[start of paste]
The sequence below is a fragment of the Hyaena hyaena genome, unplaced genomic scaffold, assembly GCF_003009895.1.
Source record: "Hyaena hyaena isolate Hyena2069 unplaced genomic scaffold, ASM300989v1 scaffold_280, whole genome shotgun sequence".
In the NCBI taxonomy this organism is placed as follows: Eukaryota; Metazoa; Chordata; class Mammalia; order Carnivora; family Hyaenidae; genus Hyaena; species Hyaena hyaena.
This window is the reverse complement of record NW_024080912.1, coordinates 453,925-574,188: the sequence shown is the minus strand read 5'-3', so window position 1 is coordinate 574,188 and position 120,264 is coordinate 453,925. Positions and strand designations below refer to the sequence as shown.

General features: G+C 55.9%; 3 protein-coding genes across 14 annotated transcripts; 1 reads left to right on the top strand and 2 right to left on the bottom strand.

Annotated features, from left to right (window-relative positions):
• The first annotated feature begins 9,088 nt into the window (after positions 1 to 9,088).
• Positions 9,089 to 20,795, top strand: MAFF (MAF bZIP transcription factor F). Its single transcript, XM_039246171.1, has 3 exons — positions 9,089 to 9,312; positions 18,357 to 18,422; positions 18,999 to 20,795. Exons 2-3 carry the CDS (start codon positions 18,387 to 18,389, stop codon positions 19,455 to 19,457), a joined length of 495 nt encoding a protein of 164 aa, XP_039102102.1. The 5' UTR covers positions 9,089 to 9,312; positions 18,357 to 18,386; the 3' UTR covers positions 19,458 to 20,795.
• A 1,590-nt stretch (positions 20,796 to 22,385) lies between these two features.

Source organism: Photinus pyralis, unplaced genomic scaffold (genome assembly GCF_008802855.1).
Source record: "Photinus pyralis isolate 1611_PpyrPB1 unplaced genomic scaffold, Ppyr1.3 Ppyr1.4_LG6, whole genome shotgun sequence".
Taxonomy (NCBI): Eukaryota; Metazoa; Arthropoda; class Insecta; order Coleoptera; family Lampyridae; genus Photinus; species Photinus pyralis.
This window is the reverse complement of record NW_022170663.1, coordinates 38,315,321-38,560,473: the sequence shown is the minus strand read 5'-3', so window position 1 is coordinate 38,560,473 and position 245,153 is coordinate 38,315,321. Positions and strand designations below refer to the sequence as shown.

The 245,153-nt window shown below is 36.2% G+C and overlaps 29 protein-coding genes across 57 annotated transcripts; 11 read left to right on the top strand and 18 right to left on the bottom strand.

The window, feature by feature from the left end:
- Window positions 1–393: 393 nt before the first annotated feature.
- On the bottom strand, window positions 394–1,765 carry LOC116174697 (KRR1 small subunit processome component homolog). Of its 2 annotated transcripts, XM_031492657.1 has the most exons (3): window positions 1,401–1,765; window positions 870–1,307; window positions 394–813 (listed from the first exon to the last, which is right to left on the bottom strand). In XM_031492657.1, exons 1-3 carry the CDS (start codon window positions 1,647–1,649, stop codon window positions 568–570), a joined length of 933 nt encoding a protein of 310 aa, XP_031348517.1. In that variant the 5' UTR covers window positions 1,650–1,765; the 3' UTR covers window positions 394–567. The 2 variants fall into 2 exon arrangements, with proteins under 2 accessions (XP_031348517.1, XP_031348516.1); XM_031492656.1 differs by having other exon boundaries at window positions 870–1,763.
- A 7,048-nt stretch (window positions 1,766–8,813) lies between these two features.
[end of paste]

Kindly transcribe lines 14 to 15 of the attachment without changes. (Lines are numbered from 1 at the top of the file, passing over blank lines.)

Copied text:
The 245,153-nt window shown below is 36.2% G+C and overlaps 29 protein-coding genes across 57 annotated transcripts; 11 read left to right on the top strand and 18 right to left on the bottom strand.

The window, feature by feature from the left end: